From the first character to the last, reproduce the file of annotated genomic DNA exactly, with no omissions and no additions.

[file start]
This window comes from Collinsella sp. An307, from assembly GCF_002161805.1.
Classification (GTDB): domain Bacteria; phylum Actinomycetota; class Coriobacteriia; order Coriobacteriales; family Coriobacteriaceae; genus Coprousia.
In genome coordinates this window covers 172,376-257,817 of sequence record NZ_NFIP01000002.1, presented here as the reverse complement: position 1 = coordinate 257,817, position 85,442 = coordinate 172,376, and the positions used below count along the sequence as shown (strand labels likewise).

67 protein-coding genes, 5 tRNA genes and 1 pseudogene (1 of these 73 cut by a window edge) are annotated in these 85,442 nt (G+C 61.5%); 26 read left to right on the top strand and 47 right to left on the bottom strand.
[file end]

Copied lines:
This window comes from Collinsella sp. An307, from assembly GCF_002161805.1.
Classification (GTDB): domain Bacteria; phylum Actinomycetota; class Coriobacteriia; order Coriobacteriales; family Coriobacteriaceae; genus Coprousia.
In genome coordinates this window covers 172,376-257,817 of sequence record NZ_NFIP01000002.1, presented here as the reverse complement: position 1 = coordinate 257,817, position 85,442 = coordinate 172,376, and the positions used below count along the sequence as shown (strand labels likewise).

67 protein-coding genes, 5 tRNA genes and 1 pseudogene (1 of these 73 cut by a window edge) are annotated in these 85,442 nt (G+C 61.5%); 26 read left to right on the top strand and 47 right to left on the bottom strand.